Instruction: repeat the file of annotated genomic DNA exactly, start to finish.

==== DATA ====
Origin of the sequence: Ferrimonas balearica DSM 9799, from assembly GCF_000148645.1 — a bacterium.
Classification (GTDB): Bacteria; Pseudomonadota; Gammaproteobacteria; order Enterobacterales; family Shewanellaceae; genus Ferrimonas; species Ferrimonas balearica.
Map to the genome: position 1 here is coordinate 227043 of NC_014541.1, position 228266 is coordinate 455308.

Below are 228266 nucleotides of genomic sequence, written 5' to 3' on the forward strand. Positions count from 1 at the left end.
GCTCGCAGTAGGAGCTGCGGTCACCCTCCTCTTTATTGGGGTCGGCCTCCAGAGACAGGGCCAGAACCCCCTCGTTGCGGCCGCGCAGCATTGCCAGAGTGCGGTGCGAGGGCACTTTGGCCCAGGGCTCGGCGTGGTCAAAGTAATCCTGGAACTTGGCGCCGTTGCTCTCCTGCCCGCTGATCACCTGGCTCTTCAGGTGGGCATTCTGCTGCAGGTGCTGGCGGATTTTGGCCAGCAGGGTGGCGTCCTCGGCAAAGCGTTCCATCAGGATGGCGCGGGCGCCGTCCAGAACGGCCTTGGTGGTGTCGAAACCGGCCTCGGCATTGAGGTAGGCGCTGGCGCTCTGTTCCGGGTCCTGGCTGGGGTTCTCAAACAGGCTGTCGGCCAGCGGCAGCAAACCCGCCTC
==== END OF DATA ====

Origin of the sequence: Ferrimonas balearica DSM 9799, from assembly GCF_000148645.1 — a bacterium.
Classification (GTDB): Bacteria; Pseudomonadota; Gammaproteobacteria; order Enterobacterales; family Shewanellaceae; genus Ferrimonas; species Ferrimonas balearica.
Map to the genome: position 1 here is coordinate 227043 of NC_014541.1, position 228266 is coordinate 455308.

Below are 228266 nucleotides of genomic sequence, written 5' to 3' on the forward strand. Positions count from 1 at the left end.
GCTCGCAGTAGGAGCTGCGGTCACCCTCCTCTTTATTGGGGTCGGCCTCCAGAGACAGGGCCAGAACCCCCTCGTTGCGGCCGCGCAGCATTGCCAGAGTGCGGTGCGAGGGCACTTTGGCCCAGGGCTCGGCGTGGTCAAAGTAATCCTGGAACTTGGCGCCGTTGCTCTCCTGCCCGCTGATCACCTGGCTCTTCAGGTGGGCATTCTGCTGCAGGTGCTGGCGGATTTTGGCCAGCAGGGTGGCGTCCTCGGCAAAGCGTTCCATCAGGATGGCGCGGGCGCCGTCCAGAACGGCCTTGGTGGTGTCGAAACCGGCCTCGGCATTGAGGTAGGCGCTGGCGCTCTGTTCCGGGTCCTGGCTGGGGTTCTCAAACAGGCTGTCGGCCAGCGGCAGCAAACCCGCCTC